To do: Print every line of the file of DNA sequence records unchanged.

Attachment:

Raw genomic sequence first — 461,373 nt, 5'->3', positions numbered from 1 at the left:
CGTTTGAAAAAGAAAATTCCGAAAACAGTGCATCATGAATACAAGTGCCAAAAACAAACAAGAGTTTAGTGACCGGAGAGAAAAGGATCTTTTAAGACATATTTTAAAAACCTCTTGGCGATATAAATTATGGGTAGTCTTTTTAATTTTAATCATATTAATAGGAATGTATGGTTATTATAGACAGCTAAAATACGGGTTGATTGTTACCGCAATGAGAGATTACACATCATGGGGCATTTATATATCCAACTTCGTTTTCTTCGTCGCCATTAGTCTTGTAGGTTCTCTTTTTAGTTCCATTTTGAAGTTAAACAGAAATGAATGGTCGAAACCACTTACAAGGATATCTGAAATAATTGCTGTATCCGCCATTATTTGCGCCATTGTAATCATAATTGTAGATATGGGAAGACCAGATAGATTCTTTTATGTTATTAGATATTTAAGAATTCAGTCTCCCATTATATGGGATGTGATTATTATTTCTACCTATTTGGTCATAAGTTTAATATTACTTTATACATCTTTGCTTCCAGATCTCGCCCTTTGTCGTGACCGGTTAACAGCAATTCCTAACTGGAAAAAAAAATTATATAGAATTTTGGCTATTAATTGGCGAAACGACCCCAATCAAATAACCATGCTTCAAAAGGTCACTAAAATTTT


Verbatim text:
Raw genomic sequence first — 461,373 nt, 5'->3', positions numbered from 1 at the left:
CGTTTGAAAAAGAAAATTCCGAAAACAGTGCATCATGAATACAAGTGCCAAAAACAAACAAGAGTTTAGTGACCGGAGAGAAAAGGATCTTTTAAGACATATTTTAAAAACCTCTTGGCGATATAAATTATGGGTAGTCTTTTTAATTTTAATCATATTAATAGGAATGTATGGTTATTATAGACAGCTAAAATACGGGTTGATTGTTACCGCAATGAGAGATTACACATCATGGGGCATTTATATATCCAACTTCGTTTTCTTCGTCGCCATTAGTCTTGTAGGTTCTCTTTTTAGTTCCATTTTGAAGTTAAACAGAAATGAATGGTCGAAACCACTTACAAGGATATCTGAAATAATTGCTGTATCCGCCATTATTTGCGCCATTGTAATCATAATTGTAGATATGGGAAGACCAGATAGATTCTTTTATGTTATTAGATATTTAAGAATTCAGTCTCCCATTATATGGGATGTGATTATTATTTCTACCTATTTGGTCATAAGTTTAATATTACTTTATACATCTTTGCTTCCAGATCTCGCCCTTTGTCGTGACCGGTTAACAGCAATTCCTAACTGGAAAAAAAAATTATATAGAATTTTGGCTATTAATTGGCGAAACGACCCCAATCAAATAACCATGCTTCAAAAGGTCACTAAAATTTT